June 19th, 2019

View from study (sunny)

St Fagans Museum

We're off to Cardiff again tomorrow and I haven't posted about last week's trip. The reason for two trips so close together is because G has a small part-time job as the principle examiner of an examination board with head offices in Cardiff. Most of the time the job involves very little, but at this time of year he's busy with exam marking and also there are meetings for moderation. Once these are over the job will go quiet until the autumn when they write the new papers for the following year's exams.

Anyway, G had one day of meetings last week, but we added a couple of extra days so he could visit a couple of places of interest.

The first place we visited was St Fagans National History Museum (currently shortlisted for the Art Fund Museum of the Year award). This is situated a few miles outside Cardiff in the village of St Fagans, so we had to get a bus there. Unfortunately the bus station was demolished during the redevelopment of the area near the railway station and at the moment bus stops are scattered around the centre, making it very hard to find the bus you need. We went up and down the street the number 320 bus was supposed to depart from, without finding the right bus stop. But then we stumbled on the little bus (less frequent) that goes right to the museum. So that was all right.

Here are some views of the castle and museum.

As you can see, it's not a normal museum. It is a collection of buildings rescued from various locations in Wales. The weather wasn't too good on the day we visited, so I didn't take many photos.

St Fagan's castle

This time we did manage to get to look inside the castle. I've been to St Fagans three times before, but the castle is at the furthest point from the entrance. Once it was closed, I think there was a special event on. Last time, last summer, it was pouring with rain and the grandchildren were tired, so we only got to the lake. But we did get to look around this time.Collapse )
This is more genuine in that when they dismantled the old church to move it to South Wales, they found traces of wall paintings. Here's the church interior...

Old church, St Fagans

And here is the exterior...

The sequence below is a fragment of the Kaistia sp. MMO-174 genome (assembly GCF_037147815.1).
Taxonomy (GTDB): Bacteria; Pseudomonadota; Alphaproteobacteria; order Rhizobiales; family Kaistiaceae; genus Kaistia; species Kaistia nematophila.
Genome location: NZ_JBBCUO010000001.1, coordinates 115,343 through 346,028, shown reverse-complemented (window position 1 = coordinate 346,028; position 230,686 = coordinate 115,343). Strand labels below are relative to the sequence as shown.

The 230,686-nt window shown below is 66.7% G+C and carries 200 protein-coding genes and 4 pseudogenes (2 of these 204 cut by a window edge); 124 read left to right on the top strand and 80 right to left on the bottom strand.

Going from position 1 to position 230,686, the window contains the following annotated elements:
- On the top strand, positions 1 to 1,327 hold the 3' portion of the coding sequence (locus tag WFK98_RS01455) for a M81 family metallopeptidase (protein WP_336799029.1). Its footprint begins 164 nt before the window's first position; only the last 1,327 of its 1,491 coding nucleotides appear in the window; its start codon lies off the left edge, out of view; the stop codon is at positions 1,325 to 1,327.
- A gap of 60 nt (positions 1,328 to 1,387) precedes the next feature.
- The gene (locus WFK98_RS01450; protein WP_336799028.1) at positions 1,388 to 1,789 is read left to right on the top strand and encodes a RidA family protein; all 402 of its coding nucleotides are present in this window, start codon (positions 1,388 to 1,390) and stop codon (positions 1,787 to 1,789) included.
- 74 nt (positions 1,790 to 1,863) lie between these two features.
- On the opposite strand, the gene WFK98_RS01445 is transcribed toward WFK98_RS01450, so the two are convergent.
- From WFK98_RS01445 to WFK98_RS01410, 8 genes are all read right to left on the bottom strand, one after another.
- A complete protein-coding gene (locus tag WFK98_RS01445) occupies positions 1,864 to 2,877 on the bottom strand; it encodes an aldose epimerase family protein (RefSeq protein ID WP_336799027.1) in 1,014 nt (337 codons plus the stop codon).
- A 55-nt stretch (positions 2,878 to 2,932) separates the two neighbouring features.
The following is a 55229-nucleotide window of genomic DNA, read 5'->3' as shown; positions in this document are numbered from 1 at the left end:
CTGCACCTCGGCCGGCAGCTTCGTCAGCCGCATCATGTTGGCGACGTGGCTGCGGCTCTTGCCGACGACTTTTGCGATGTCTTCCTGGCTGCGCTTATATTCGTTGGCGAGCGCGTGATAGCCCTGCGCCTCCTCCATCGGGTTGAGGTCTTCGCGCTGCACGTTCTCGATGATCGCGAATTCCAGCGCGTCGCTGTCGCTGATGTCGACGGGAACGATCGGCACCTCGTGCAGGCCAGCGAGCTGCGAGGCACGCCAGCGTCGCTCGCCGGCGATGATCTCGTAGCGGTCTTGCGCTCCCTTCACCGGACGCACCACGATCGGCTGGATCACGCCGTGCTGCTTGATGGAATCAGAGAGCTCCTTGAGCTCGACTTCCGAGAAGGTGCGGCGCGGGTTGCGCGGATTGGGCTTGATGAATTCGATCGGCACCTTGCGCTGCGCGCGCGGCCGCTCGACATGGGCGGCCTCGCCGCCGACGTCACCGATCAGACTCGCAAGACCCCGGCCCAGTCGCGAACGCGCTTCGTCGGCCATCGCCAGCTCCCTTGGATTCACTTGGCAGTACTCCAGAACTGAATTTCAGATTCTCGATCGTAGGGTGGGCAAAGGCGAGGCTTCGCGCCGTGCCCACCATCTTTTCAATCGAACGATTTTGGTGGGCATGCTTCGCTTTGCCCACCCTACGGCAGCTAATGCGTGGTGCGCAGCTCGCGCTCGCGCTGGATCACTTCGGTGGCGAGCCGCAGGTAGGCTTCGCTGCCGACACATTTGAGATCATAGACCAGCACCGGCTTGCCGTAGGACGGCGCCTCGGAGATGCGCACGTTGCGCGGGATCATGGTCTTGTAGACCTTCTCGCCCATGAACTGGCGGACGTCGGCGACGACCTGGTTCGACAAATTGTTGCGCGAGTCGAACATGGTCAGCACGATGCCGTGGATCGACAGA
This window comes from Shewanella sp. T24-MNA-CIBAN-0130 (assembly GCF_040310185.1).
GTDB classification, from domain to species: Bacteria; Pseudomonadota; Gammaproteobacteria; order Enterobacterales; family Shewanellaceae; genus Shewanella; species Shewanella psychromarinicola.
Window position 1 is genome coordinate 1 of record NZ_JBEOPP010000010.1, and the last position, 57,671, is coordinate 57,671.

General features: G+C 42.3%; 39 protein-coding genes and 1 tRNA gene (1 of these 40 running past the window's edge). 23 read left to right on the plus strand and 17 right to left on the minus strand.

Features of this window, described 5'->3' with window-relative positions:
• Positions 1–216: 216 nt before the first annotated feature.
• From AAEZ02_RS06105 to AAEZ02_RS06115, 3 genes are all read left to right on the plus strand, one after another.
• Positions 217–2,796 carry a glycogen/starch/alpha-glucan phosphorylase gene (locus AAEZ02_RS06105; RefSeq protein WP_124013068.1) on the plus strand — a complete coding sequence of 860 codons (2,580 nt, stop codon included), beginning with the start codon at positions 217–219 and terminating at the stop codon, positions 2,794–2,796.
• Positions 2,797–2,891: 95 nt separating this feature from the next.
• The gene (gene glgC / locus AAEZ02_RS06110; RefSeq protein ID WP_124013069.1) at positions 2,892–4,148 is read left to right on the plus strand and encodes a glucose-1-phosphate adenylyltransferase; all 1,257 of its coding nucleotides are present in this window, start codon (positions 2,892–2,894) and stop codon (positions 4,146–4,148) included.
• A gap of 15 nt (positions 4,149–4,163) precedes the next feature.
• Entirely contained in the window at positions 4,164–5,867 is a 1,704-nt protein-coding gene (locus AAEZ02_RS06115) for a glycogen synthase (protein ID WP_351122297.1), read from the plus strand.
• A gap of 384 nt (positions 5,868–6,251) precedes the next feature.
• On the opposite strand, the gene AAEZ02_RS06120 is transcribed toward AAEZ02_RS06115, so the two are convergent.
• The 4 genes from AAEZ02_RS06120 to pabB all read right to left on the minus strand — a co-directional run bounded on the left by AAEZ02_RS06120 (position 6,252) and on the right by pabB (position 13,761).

Old church, St Fagans

Here's a link to another photo I took of the same church when I visited in 2010.

I still haven't seen everything. There are displays indoors in the modern building near the entrance, but G wasn't interested so I may go back on Friday to see the textiles and other things.
View from study (sunny)

Castell Coch

So on the Wednesday, G was in meetings and I wandered all over Bute Park, Pontcanna Fields and as far as Llandaff fields and also met our son for lunch. I also shot some video which I have started to edit for my YouTube channel, but I'll have to finish it when I get back.

I was pleased that the new lapel mike worked well, complete with little furry cover to cut down wind noise. Downsides, I messed up a few shots because I was switching the video off when I thought I was switching it on. The virtual on/off button on the video app on the phone is not as clear as it might be. Also the selfie stick broke. The bit that holds the phone wasn't really big enough and it was stretched to its fullest extent. However, I do have the small bendy tripod (a cheaper version of a Gorilla Pod) which will probably be better. Making videos is still something of an experiment.

Anyway, onwards to the Thursday...

I used to glimpse Castell Coch from the A470 (the main N-S road) whenever I took our daughter (and then later our son) down to university in Cardiff. But at the time, I never got to visit. We did get there last year, only to find it closed for maintenance -- I know, we should have checked the web site! But we did admire it from the outside and also explored the grounds.

This time the scaffolding had gone and we got to look around inside using the Cadw memberships that our daughter bought us for Christmas.

Castell Coch

It is an extremely rich Victorian's idea of what a medieval castle looked like. To be fair, the third Marquess of Bute and his architect William Burges did research as best they could and reconstructed the castle that had once been a 13th-century castle used as a hunting lodge by the ruthless Marcher lord Gilbert de Clare.

There were audio guides available, which were very informative. We opted for the Welsh version and I'm pleased to say that I understood almost 100%.

And so tomorrow we're off to Cardiff again, but this is more of a flying visit. If our daughter isn't free to meet up for a chat, I'll return to St Fagans to look around more slowly on my own while G is in his meetings.